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Sunday, January 8, 2012

LESSONS I'VE LEARNED FROM MY ORGANIZATIONAL MEMBERSHIPS

I’m currently a member of several professional networking groups.  One of them is a thriving community outreach organization with established professional relationships throughout the greater Bay Area.  It has been in existence for about 10 years.


Another organization has been in existence for several decades but it is clearly floundering.  Members of this second group seem a bit disconnected, some are a bit negative, and the membership roster seems to be waning.

Like I said, one organization has been in existence since 2002 and the other has been around for at least 30 years.  They are not carbon copies of each other but they still serve very similar functions.

As I’ve observed both groups in action I’ve come away with a few key observances that I feel would be applicable to just about any organization:

1) Establish and maintain key relationships. One of the main differences between one organization and the other is that the newer one has established deep roots and contacts within the business community while the much older organization hasn’t.

2) Provide indisputable value for your customers and/or clients.  Another big difference is that the newer organization provides a valuable service to its’ members and there really is no doubt about it. The other, more established organization provides a valuable service however its’ value is not as apparent.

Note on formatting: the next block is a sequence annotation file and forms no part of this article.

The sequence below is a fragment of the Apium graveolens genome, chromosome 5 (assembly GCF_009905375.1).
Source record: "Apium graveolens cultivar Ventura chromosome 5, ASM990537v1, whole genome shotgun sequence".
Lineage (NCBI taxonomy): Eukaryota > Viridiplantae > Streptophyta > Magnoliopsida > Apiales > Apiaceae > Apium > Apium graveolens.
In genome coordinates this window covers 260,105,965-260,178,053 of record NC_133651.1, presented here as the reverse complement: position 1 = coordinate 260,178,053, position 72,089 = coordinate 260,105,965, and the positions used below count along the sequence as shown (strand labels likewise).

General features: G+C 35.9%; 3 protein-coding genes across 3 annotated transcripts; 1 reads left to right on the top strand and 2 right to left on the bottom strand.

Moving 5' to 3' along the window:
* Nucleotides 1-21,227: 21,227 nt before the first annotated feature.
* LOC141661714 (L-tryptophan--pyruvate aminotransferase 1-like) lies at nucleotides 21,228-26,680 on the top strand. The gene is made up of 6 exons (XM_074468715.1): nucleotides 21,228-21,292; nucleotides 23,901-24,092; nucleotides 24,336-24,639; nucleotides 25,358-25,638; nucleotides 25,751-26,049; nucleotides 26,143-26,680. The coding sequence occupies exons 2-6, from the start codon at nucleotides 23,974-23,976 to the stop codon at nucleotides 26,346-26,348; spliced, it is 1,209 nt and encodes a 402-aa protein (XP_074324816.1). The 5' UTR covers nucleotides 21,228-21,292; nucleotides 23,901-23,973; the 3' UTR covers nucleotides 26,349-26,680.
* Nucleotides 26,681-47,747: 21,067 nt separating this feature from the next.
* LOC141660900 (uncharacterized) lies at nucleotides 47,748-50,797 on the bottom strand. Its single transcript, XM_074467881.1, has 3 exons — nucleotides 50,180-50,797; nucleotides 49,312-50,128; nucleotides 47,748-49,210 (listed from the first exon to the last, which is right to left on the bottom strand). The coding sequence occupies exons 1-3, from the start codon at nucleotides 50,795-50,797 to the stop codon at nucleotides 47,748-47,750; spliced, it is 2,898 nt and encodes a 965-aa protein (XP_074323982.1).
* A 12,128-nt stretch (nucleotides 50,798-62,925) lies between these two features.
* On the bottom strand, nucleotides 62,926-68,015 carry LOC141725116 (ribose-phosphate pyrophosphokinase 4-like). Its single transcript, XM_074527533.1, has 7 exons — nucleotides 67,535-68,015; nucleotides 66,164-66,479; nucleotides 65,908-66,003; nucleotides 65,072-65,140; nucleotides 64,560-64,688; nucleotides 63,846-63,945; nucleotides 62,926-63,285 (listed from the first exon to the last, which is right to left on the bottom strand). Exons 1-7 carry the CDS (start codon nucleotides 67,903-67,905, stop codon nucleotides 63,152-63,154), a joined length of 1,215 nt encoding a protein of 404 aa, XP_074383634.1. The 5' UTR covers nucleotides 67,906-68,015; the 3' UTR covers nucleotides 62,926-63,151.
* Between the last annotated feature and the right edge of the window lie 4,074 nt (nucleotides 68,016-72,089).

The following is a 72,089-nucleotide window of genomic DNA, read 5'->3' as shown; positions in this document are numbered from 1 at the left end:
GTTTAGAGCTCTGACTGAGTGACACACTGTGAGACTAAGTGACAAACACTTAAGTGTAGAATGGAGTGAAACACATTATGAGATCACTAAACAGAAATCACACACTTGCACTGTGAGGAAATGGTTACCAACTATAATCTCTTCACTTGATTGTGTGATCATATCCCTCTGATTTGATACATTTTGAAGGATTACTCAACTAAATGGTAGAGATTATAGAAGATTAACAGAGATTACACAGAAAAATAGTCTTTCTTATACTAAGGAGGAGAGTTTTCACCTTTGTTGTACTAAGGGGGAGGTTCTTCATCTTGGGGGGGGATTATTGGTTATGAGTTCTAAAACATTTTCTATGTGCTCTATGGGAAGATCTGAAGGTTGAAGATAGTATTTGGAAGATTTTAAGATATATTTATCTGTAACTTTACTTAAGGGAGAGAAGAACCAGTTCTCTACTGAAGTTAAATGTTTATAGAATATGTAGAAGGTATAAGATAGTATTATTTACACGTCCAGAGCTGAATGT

3) Find ways to remove or neutralize the negative individuals within your organization. When you’re talking about a volunteer organization, it becomes a bit more challenging to deal with negative personalities.  Needless to say negative members can destroy the entire core of any organization.

4) Establish the core mission of your organization and don’t be afraid to re-visit it periodically.  Why does your organization exist? Can you still meet the goals that have been set?  Has the landscape changed in such a way that you can no longer meet those goes?

5) Develop opportunities for everyone in the organization to be a contributor.  If your members (or employees) don’t feel that their contributions don’t matter, your organization will soon be in trouble. Make it easy for them to do so.  Create new vehicles to make this happen if necessary.

6) Benefits or company profits don’t just happen.  This should be common sense, but trust me, for many people it isn’t.  So many people fail to make the connection between the effort that they put forth and the benefits that they receive.

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